On Kwame Anthony Appiah’s “Race, Culture, Identity: Misunderstood Connections” (1994), Charles Mills’s “But What Are You Really?, The Metaphysics of Race” (1998), and Neven Sesardic’s “Race: A Social Destruction of a Biological Concept” (2010).
Coleman Hughes rejoins Mark, Seth, and Dylan to differentiate “race” as population genetics uses the term from racial identity. Mills argues that the latter has been historically constructed to track several markers that don’t always go together, e.g., parentage vs. skin tone (consider siblings with different skin tones). Race in this sense is real, in that it’s a socially established categorization that has real effects on how people are treated and how they see themselves. But conventions like the “one-drop rule” by which in America folks with mixed black-white ancestry are considered black are historically contingent; our racial thinking does not match the biology involved.
Appiah gives a longer, intellectual history of racialist thinking: He sees our current use of the term as faded detritus of the theories of thinkers like Matthew Arnold, Thomas Jefferson, and W.E.B. Dubois, all of whom thought of race as an essence that could be analyzed, for example in talking about how the spirit of a people informs their artworks (this idea perhaps originated with Herder). Appiah thinks that nothing in reality actually corresponds to such a “spirit,” and that no biological categories track with our everyday concept of race, so really, races don’t exist. We only need talk about them insofar as to understand the historical persecution of “witches,” we would need to understand what the foolish persecutors meant by the term.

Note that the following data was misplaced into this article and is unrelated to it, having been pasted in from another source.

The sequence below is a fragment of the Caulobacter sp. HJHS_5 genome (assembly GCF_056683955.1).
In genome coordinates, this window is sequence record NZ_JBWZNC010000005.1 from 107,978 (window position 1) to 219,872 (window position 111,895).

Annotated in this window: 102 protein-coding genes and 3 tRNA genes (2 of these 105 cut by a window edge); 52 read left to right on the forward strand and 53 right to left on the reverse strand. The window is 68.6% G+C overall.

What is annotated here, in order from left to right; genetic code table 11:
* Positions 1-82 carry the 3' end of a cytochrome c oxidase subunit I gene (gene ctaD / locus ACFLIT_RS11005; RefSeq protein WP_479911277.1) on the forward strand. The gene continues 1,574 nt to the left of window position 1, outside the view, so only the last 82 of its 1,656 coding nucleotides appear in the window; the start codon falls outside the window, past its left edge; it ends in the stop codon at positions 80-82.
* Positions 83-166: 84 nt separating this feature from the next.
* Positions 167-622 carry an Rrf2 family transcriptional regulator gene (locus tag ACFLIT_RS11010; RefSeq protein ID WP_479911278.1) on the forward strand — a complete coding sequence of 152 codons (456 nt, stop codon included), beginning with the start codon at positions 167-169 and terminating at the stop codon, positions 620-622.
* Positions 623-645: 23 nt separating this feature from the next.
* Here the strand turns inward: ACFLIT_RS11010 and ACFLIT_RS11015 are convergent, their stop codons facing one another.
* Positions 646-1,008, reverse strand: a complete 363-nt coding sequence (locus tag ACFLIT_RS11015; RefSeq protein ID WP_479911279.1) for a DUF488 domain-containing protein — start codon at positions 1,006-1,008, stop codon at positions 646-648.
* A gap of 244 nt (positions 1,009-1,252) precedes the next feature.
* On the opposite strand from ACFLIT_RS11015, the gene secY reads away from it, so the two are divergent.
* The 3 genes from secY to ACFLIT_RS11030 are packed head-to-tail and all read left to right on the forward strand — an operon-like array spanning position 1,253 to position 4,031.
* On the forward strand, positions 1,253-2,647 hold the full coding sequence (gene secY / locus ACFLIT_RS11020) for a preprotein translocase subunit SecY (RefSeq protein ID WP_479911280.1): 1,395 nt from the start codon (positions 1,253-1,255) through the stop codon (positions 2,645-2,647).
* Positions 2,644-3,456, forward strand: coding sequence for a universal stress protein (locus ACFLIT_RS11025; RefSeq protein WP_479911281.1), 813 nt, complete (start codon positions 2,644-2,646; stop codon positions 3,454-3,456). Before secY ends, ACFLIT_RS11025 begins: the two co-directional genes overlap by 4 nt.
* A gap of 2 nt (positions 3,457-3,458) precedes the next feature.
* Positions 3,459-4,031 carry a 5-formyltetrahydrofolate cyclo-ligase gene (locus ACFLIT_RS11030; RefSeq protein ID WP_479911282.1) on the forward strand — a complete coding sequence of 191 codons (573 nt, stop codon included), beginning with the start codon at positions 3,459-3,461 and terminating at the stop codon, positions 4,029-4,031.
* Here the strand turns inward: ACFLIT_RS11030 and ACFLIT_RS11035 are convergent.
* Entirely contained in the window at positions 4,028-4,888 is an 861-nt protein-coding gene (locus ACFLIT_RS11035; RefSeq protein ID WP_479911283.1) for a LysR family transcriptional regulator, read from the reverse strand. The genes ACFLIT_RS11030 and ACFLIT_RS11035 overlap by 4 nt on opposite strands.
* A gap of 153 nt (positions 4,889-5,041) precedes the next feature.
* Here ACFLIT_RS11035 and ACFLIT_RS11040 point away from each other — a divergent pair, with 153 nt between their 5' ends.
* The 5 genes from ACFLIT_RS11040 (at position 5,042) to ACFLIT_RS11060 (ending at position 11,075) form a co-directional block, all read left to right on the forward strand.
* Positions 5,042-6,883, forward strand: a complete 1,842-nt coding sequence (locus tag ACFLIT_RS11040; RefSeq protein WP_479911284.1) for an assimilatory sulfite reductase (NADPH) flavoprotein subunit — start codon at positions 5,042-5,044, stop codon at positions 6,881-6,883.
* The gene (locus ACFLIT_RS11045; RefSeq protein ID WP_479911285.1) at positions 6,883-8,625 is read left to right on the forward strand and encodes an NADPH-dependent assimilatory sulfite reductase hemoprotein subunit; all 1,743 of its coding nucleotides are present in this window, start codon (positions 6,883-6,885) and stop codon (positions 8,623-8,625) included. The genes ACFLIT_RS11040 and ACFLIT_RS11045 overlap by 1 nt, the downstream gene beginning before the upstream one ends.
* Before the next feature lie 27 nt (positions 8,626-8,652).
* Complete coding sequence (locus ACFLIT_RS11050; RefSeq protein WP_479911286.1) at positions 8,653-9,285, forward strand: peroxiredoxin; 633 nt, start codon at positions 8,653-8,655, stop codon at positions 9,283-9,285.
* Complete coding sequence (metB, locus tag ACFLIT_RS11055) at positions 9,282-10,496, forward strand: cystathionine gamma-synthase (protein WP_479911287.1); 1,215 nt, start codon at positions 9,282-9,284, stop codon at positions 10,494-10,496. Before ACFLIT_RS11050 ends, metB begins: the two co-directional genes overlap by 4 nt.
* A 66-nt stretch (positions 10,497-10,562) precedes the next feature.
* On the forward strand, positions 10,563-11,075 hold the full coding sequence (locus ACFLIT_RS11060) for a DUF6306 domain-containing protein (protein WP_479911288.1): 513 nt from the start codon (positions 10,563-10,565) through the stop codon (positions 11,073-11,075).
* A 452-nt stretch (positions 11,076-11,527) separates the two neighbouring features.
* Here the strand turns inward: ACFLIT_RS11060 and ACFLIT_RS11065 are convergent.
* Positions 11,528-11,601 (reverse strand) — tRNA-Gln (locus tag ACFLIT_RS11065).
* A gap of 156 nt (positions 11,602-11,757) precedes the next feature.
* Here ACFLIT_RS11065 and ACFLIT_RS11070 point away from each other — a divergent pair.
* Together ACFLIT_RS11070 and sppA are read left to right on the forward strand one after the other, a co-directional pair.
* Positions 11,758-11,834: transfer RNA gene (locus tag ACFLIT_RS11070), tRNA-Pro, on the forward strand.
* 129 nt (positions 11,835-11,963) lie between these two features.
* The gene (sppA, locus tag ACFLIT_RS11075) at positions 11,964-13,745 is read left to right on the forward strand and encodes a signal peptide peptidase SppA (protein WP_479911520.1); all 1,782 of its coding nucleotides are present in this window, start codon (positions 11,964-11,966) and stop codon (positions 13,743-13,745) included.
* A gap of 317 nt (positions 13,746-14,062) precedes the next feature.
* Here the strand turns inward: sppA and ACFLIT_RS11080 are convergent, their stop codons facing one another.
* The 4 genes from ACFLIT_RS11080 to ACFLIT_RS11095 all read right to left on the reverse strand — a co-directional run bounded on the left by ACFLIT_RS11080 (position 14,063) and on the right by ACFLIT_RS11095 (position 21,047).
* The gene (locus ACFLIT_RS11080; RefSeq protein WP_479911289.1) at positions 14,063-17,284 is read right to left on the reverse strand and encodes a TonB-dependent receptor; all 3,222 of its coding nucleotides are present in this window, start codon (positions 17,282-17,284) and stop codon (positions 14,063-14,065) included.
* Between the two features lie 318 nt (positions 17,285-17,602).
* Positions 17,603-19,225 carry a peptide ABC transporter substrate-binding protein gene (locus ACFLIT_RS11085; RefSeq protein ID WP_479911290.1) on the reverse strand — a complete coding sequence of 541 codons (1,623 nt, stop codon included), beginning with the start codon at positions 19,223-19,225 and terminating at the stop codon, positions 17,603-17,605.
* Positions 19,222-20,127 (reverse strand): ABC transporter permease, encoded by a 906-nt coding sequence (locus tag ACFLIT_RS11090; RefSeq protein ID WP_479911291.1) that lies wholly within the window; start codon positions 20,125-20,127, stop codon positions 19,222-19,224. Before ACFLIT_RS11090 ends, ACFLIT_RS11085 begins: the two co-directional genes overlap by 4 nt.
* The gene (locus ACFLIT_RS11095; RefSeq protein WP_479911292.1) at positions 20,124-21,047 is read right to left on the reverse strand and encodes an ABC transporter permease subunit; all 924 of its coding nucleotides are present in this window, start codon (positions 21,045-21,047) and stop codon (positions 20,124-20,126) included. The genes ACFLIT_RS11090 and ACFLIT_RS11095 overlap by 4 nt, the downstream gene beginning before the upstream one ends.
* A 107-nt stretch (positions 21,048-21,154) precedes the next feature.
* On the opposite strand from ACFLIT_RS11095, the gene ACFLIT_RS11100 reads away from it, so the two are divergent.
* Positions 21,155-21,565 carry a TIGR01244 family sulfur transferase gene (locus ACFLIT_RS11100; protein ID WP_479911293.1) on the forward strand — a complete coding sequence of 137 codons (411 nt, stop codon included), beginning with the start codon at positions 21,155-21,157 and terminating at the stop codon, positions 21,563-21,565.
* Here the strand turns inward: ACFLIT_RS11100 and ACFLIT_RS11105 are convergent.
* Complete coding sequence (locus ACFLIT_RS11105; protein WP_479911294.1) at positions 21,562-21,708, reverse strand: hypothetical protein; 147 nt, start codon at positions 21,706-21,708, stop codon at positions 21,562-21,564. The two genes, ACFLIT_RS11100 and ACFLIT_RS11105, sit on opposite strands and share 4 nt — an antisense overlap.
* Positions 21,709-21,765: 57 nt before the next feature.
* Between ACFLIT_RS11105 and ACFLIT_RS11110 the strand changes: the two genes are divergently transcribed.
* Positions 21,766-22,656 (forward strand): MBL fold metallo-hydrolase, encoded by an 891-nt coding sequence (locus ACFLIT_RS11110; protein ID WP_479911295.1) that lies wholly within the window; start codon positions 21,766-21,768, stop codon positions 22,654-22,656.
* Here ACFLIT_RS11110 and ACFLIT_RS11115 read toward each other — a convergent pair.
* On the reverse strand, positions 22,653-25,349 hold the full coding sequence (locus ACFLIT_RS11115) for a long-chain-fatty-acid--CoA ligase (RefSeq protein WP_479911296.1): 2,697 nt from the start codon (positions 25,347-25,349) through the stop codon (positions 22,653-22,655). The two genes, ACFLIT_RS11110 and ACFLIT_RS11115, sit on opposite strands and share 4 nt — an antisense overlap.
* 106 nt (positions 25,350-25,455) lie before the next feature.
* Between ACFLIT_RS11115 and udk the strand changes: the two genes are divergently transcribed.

Sesardic thinks that by arguing only against this essentialist concept of race, Appiah (and many other thinkers in this area) have constructed a straw man. He thinks that philosophers talking about race need to actually look at the current science of population genetics, and that this field actually does find a genetic break-down that approximates the common racial division of Caucasian/African/Indigenous American/Asian. He rejects the common argument that because there is more within-group variation than between-group variation, races aren’t biologically real.
In this discussion, we agree with the first two thinkers that the biological argument is rather beside the point, but since Appiah and Mills are still making arguments that involve scientific facts, even if their overall point is social and ethical, work is needed to figure out how exactly to evaluate their arguments and hence the disagreement between them.
Read Appiah’s paper online. Read Mills’s paper online or buy the book containing it. Read Sesardic’s paper online. We also read The Stanford Encyclopedia of Philosophy article section “Do Races Exist? Contemporary Philosophical Debates” by Michael James (2008, updated 2016), but didn’t end up talking about it.
Mills picture by Olle Halvars.